In this post, we will learn the difference between overcurrent and overload.
There are so many concepts in an electrical circuit that one often gets confused with their names. Many terms have similar meanings.
One needs to just understand its basic meaning. When we are talking about this, two terms that are often co-related with each other are – overload and over-current.
Difference Between Overcurrent and Overload
Often, engineers get confused on both these terms. They consider both of them as equal. But, it is not like that.
Though they have many similarities, it is also true that they have some differences too. They are not exactly the same. In this post, we will see the difference between overload and over-current.
What is Overcurrent?
As the name suggests, it is a condition where the current flows in the circuit in excess quantity. Normally, when a fault occurs, a current is diverted to an undesired path because of failure of insulation or other abnormal conditions. The current drawn from such a line is also called an overcurrent. Every device has its rated current ratings. When this current is exceeded, it is called overcurrent.
Overcurrent is caused by numerous conditions. A short circuit is the common cause of overcurrent. When two phase wires or phase and neutral wires come in contact with each other, a short circuit occurs. A short circuit has a very low resistance path; so, a large amount of current flows through the device and damages it.
Another reason is the ground fault current. In a normal circuit, line and neutral currents will always be equal and balanced. But, whenever there is an earth leakage, as the leakage current flows through the earth, there will be an imbalance in both these currents as the line current will be higher than the neutral current. This difference in current is called residual current.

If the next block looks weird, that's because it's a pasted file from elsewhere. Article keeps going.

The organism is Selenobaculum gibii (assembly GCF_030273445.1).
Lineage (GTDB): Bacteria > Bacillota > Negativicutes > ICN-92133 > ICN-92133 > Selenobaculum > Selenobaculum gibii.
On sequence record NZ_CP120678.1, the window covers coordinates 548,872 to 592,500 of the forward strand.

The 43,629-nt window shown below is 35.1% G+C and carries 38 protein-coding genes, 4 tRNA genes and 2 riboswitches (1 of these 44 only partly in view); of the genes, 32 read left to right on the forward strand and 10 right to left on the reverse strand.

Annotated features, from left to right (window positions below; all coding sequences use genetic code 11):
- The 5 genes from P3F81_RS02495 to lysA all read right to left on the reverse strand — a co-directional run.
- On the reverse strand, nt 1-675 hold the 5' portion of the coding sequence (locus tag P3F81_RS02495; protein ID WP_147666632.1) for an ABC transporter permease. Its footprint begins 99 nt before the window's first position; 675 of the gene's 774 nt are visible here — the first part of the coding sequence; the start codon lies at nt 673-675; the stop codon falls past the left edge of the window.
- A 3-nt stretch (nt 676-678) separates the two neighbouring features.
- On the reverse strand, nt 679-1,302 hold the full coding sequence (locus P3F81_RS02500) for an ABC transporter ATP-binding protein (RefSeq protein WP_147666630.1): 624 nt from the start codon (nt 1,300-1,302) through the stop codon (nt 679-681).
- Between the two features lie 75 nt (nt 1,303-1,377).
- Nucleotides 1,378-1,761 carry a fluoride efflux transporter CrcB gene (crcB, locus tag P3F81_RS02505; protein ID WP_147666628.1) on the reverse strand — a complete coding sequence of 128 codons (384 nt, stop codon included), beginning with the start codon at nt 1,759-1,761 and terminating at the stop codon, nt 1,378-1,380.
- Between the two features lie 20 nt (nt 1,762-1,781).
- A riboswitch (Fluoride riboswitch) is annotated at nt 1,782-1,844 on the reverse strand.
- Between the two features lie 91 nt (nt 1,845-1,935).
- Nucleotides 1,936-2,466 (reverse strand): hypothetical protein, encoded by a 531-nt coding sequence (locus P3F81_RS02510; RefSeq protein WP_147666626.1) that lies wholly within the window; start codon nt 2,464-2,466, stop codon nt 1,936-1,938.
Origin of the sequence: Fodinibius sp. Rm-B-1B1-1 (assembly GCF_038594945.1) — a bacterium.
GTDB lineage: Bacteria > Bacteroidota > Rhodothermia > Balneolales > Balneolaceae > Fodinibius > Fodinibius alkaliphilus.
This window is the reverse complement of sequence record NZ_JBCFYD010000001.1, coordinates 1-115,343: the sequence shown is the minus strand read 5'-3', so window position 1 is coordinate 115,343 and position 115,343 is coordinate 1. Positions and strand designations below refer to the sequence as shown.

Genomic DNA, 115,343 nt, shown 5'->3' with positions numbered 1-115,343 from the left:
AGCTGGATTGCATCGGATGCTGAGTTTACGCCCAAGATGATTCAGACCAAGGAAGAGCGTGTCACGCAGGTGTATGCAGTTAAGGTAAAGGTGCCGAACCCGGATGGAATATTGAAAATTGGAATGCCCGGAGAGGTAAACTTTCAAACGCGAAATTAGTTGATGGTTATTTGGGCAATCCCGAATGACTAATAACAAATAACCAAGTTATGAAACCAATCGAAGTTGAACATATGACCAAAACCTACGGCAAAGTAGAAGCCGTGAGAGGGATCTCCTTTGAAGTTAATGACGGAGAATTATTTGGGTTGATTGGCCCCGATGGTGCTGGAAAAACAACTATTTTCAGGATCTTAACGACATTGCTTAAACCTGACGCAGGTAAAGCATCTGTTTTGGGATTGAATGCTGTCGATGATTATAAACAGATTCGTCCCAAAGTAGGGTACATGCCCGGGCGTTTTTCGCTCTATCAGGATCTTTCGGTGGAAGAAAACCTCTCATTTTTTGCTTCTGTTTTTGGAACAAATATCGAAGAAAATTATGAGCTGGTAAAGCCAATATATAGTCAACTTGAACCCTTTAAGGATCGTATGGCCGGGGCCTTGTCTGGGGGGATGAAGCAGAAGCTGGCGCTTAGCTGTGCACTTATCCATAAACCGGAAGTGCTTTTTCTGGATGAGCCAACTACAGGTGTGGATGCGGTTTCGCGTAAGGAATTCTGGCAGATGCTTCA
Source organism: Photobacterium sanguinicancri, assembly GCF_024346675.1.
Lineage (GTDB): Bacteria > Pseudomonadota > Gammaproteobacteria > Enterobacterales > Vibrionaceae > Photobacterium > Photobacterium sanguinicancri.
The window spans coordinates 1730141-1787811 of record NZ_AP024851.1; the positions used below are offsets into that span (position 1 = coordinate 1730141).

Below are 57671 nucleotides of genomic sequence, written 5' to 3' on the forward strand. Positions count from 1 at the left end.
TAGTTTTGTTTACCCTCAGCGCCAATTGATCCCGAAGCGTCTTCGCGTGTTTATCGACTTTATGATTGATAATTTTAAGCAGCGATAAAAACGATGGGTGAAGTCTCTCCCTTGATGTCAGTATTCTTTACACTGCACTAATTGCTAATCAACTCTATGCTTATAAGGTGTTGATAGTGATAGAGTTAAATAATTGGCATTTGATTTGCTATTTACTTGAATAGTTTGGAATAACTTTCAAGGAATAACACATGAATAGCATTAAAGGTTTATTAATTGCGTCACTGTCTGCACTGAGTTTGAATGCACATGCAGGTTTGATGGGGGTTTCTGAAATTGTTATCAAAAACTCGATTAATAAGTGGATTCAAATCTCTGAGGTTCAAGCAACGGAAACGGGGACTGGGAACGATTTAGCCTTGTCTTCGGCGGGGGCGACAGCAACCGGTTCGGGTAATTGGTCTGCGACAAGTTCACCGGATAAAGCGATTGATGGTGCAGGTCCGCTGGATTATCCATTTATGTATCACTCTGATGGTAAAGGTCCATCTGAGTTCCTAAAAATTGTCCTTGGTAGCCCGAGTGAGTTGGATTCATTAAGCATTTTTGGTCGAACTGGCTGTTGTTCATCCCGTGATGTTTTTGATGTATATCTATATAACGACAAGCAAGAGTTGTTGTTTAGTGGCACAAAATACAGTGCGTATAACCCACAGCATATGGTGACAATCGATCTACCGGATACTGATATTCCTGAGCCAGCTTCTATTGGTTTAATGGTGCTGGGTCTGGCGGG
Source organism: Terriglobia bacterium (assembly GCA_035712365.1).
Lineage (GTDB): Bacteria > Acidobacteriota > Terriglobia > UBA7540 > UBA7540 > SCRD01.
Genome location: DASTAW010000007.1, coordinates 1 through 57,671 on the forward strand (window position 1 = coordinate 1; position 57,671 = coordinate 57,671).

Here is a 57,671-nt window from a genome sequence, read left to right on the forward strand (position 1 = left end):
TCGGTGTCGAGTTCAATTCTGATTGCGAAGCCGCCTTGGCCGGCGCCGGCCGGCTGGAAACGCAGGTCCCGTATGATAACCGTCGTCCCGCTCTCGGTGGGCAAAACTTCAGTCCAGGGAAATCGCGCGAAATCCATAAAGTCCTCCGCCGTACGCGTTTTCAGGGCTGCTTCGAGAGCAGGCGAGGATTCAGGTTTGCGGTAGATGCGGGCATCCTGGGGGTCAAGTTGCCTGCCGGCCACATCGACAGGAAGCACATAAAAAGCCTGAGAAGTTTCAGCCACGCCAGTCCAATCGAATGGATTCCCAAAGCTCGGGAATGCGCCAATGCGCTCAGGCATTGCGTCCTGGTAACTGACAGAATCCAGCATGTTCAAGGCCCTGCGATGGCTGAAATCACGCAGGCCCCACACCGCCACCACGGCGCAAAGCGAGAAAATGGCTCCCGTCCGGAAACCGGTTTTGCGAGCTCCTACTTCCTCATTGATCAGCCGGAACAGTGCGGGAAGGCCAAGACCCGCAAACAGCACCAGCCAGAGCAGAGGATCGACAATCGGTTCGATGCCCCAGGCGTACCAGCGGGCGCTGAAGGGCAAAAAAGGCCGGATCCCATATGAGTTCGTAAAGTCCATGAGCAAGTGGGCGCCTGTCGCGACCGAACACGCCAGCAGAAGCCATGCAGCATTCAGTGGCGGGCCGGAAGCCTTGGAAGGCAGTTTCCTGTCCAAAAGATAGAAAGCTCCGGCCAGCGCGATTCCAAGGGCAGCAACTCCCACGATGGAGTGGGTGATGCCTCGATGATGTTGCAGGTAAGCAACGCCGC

Also, ground fault can be defined when a ground wire comes in contact with the conducting wire. Both these conditions can create arc or spark; and can endanger the personnel or surrounding nearby.
What is Overload?
If you see the previous section where we discussed how overcurrent occurs, it must also be noted that overload too is a factor in causing overcurrent.
So, basically, overload is a sub-category of overcurrent. When you are connecting a load that takes the total load rating to a higher level than the rated total, then it will cause overload.
This means, that for a 12A MCB, if you are connecting devices that will draw a current of up to 16A, then it means you are overloading the MCB. This will cause a large amount of extra current (over current) to flow and will trip the MCB. So, overload is also a condition that causes overcurrent.
This is the difference between overload and overcurrent. Overcurrent can occur through any factor, and overload is one such factor. So, you can say that the overload category comes under the overcurrent category.
In this way, we understand the difference between overload and overcurrent.